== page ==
There is a grand new organ in town. It is a Casavant of 3,364 pipes and 60 ranks, and it gave its inaugural concert yesterday afternoon at the Foundry United Methodist Church. The expert organist who also supervised the installation and design was Eileen Guenther, who presented a program to demonstrate the instrument's capabilities to the SRO audience. It was an immediate success; the organ is a knockout.
The instrument will not please the Baroque purists, and it will not suit those who want their organ soft and mellow. It is an organ that is orchestral in feeling but possessed of great clarity and definition. It is without question the right instrument in the right place, fitting its acoustic surroundings and open to the great bulk of organ literature and choral accompaniment. Combining 18th- and 19th-century organ concepts, it comes out of French tastes. It speaks evenly and robustly. The reeds are nasal and sassy; the mixtures are big and resonant; the flutes and strings are soft but not cloying.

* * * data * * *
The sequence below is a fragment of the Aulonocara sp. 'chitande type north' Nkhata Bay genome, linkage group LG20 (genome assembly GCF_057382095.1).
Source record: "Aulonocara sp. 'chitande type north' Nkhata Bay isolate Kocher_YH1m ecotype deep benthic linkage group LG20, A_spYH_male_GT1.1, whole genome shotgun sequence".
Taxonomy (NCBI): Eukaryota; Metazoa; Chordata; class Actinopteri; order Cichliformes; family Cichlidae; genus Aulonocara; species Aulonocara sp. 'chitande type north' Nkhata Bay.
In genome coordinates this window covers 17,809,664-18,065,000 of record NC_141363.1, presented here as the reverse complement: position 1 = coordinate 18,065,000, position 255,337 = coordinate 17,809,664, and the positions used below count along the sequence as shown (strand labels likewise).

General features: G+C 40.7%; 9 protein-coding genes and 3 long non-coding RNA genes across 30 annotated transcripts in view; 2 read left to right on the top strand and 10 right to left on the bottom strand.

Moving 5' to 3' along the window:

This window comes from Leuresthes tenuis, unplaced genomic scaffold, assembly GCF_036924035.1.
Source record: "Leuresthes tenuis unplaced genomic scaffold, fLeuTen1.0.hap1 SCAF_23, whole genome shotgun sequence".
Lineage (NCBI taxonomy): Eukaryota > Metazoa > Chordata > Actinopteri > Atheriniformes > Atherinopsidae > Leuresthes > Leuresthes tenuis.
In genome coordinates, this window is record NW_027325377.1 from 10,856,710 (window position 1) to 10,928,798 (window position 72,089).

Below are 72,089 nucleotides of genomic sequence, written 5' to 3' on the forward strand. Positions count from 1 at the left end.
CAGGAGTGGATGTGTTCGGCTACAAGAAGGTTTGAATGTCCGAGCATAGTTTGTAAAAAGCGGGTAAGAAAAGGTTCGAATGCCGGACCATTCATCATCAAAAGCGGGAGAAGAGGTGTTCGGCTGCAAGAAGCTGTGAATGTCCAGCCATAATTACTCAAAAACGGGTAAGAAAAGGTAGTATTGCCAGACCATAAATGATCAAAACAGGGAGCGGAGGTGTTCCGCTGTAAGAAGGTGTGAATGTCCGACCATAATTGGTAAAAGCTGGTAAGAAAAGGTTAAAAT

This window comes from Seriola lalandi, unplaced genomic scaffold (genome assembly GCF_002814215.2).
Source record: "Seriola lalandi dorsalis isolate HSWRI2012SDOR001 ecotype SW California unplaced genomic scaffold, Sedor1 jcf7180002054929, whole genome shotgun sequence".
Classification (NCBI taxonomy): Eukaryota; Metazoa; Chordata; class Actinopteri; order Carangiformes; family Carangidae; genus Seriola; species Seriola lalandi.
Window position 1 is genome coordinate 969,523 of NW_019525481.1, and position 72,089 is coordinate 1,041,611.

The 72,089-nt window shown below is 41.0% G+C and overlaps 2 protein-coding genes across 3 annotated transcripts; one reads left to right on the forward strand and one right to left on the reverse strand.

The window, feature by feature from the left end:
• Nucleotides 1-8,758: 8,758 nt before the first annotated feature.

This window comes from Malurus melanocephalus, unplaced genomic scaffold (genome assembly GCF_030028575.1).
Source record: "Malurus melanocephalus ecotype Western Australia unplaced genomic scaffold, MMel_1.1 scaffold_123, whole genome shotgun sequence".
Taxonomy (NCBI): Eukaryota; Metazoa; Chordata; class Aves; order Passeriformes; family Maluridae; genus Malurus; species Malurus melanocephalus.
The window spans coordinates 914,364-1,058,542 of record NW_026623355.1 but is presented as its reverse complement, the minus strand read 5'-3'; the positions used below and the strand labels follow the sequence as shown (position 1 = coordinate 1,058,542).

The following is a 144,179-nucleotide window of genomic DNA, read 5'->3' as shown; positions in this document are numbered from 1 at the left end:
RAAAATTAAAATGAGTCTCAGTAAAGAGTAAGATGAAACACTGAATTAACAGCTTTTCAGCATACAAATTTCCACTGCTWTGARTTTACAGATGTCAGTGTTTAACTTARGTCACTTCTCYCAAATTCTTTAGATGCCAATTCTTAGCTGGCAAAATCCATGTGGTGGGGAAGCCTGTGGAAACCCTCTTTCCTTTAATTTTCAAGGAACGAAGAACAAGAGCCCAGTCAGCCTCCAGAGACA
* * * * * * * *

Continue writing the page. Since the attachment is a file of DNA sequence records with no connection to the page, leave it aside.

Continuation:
Guenther showed the courage of her conviction and a good sense of the appropriate. She chose this organ and its specifications thinking of long-term function rather than bending to short-lived taste. Foundry Church, thanks to Guenther, has given a valuable addition to the Washington organ collection. The music she performed showed the value, ranging from Bach and Daquin to Franck and Durufle'. In every piece the organ met the intention of the music, going beyond it often with a distinct and rich sound.
Guenther is a dedicated organist who sees the organ as both a king of instruments and as a cooperative member of an ensemble. That totality of view comes through in her performance. She plays as a Kapellmeister, the musician as a part of the community. That makes for good music and an even better community.